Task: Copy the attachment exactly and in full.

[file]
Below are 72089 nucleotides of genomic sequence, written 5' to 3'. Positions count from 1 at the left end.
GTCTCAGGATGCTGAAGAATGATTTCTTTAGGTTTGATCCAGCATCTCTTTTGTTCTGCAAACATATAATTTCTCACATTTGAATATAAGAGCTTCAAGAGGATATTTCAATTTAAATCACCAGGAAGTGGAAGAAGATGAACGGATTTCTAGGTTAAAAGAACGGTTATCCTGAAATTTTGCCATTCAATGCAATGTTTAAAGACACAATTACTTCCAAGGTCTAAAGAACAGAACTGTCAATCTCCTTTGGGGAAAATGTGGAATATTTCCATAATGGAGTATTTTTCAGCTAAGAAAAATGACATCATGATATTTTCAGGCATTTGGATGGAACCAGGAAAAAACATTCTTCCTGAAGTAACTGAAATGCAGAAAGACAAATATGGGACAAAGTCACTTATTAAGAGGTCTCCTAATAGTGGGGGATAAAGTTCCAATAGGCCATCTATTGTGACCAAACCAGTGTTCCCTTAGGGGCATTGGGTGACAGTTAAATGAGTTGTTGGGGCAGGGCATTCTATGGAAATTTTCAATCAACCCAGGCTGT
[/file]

Below are 72089 nucleotides of genomic sequence, written 5' to 3'. Positions count from 1 at the left end.
GTCTCAGGATGCTGAAGAATGATTTCTTTAGGTTTGATCCAGCATCTCTTTTGTTCTGCAAACATATAATTTCTCACATTTGAATATAAGAGCTTCAAGAGGATATTTCAATTTAAATCACCAGGAAGTGGAAGAAGATGAACGGATTTCTAGGTTAAAAGAACGGTTATCCTGAAATTTTGCCATTCAATGCAATGTTTAAAGACACAATTACTTCCAAGGTCTAAAGAACAGAACTGTCAATCTCCTTTGGGGAAAATGTGGAATATTTCCATAATGGAGTATTTTTCAGCTAAGAAAAATGACATCATGATATTTTCAGGCATTTGGATGGAACCAGGAAAAAACATTCTTCCTGAAGTAACTGAAATGCAGAAAGACAAATATGGGACAAAGTCACTTATTAAGAGGTCTCCTAATAGTGGGGGATAAAGTTCCAATAGGCCATCTATTGTGACCAAACCAGTGTTCCCTTAGGGGCATTGGGTGACAGTTAAATGAGTTGTTGGGGCAGGGCATTCTATGGAAATTTTCAATCAACCCAGGCTGT